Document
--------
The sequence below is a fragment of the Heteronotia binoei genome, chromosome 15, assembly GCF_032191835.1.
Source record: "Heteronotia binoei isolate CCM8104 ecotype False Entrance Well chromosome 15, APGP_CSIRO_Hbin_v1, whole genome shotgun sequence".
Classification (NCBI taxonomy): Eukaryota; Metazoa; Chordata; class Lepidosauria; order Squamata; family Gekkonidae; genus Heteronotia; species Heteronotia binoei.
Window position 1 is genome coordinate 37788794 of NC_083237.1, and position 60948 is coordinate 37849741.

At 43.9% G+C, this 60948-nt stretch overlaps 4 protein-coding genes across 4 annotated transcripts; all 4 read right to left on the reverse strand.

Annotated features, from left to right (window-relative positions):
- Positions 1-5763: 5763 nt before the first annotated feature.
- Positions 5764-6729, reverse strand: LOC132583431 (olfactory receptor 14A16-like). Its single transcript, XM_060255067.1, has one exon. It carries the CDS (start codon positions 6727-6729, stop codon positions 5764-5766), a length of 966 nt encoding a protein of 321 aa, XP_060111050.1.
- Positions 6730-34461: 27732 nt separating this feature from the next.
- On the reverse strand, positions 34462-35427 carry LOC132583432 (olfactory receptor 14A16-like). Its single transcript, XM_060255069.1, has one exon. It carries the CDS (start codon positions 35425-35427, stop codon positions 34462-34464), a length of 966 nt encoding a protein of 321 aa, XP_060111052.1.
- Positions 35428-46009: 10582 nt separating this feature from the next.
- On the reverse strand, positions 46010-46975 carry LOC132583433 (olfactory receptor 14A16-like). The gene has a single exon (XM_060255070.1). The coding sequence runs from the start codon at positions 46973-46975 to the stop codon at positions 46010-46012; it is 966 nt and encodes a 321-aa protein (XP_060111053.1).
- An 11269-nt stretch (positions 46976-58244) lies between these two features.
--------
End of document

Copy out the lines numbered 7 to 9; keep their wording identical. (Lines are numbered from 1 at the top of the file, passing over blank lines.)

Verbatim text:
- Positions 1-5763: 5763 nt before the first annotated feature.
- Positions 5764-6729, reverse strand: LOC132583431 (olfactory receptor 14A16-like). Its single transcript, XM_060255067.1, has one exon. It carries the CDS (start codon positions 6727-6729, stop codon positions 5764-5766), a length of 966 nt encoding a protein of 321 aa, XP_060111050.1.
- Positions 6730-34461: 27732 nt separating this feature from the next.